Mexico violence makes business travelers wary

With drug violence on the rise in Mexico, business travelers venturing abroad might want to think twice about traveling south of the border.

That was the message from more than 570 corporate security professionals, travel managers and human resource executives who were asked to rank the greatest risk to business travelers in 2011.

The online survey conducted by International SOS, an international healthcare, medical and security company, ranked Latin America — and Mexico in particular — as the region that poses the greatest risk for business travelers this year.

Of those questioned, 40% identified Latin America as the region that poses the greatest risk, followed by the Middle East (31%) and Asia (20%).


International SOS said Mexico was the country most often researched on the company’s website by its members in 2010, followed by India.

Company spokesman Pablo Weisz said most of the victims of the violence in Mexico have been people directly involved in the drug trade who lived primarily in northern border region of the country.

But if business travelers must venture to the region, Weisz suggests they travel by day, spend nights on the U.S. side of the border, not deviate from established roads and not draw attention to themselves by wearing flashy jewelry or brandishing expensive cameras.

“Overall,” he said, “the security risks you face are relatively small and manageable.”


• Rental car firms add no-smoking policies

Rental cars can smoke, but more agencies say drivers can’t.

Thrifty Car Rental and Dollar Rent a Car recently joined Avis, Budget and other national car agencies in banning smoking in their rental vehicles.

The latest policy change leaves Hertz Corp. — the world’s largest car rental agency — as the only major car rental company to officially allow smoking in rental cars. (Hertz says you can request a “smoking designated” car, but if none are available, you won’t be allowed to smoke in the car you get.)


The policies for Enterprise, Alamo and National, all operated by Enterprise Holdings Inc., remain a bit hazy. An Enterprise Holdings spokeswoman said all three rental firms offer smoke-free cars but some locations also have smoking cars. You need to call you local agency to reserve the car you want.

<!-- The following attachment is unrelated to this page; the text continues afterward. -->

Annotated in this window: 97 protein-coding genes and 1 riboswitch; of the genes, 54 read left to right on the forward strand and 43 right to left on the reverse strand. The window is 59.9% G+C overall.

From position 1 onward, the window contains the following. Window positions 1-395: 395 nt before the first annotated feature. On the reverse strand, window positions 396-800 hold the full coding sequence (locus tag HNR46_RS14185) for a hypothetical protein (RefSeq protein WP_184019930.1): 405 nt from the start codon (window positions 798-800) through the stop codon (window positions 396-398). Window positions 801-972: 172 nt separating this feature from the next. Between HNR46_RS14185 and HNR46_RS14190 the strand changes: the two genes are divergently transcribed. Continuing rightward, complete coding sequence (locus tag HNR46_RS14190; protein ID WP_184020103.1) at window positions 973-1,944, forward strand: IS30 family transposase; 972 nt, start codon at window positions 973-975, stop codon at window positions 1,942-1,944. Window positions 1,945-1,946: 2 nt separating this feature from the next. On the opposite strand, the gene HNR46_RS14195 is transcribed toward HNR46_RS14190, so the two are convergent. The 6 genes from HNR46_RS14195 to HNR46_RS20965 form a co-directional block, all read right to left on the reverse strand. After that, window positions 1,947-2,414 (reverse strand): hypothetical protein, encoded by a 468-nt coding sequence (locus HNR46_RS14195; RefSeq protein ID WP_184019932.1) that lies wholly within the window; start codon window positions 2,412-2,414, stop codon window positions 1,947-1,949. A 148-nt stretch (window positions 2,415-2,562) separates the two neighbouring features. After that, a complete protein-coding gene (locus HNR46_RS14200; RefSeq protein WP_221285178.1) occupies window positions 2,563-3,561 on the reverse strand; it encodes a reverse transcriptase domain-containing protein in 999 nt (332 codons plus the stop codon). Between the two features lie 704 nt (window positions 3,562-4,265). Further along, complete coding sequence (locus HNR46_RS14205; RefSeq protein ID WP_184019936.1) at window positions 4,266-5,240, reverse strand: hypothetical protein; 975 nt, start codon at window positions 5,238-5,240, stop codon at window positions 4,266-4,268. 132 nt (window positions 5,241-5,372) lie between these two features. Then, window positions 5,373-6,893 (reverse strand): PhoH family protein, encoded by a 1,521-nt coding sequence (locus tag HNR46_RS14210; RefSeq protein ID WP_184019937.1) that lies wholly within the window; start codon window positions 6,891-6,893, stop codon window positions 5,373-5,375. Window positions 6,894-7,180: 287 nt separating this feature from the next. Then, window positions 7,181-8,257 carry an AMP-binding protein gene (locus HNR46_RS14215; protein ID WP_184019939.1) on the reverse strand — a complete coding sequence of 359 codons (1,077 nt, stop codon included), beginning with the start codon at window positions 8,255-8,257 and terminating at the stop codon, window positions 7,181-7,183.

Meanwhile, if you light up inside a car from Thrifty or Dollar, be ready to pay a hefty fine. (Thrifty and Dollar are subsidiaries of Dollar Thrifty Automotive Group Inc.)

The two car rental agencies are now inspecting returned cars to sniff out smoke residue. Violators of the policy face a fine of up to $250 to cover to cost of a special cleaning to remove the tobacco odor from the car’s interior.

The announcement was welcome news for Americans for Nonsmokers’ Rights, a nonprofit group based in Berkeley. Group spokeswoman Annie Tegen said the policy shift will reduce the harmful effects of second- and third-hand smoke on car renters and will save Thrifty and Budget on cleaning costs.


“It’s not only good for business,” she said, “it’s good for the health of consumers.”

• Corporate bookings rise at O.C. resort

In another sign that businesses are spending big again on corporate travel, the luxurious St. Regis Monarch Beach is reporting a 20% increase in bookings by corporate clients in 2010 over the previous year.

The posh Dana Point resort was at the center of public backlash over corporate excess when insurance giant American International Group Inc. hosted a retreat for its top sales execs at the resort in 2008 after taking an $85-billion government bailout.


AIG is now close to paying back the bailout money, and St. Regis is once again attracting big-spending business travelers.

Resort general manager Johnny So said guests “are not willing to abandon the level of luxury they’re accustomed to ... and our repeat guests understand the value provided by the St. Regis Monarch Beach and have remained loyal.”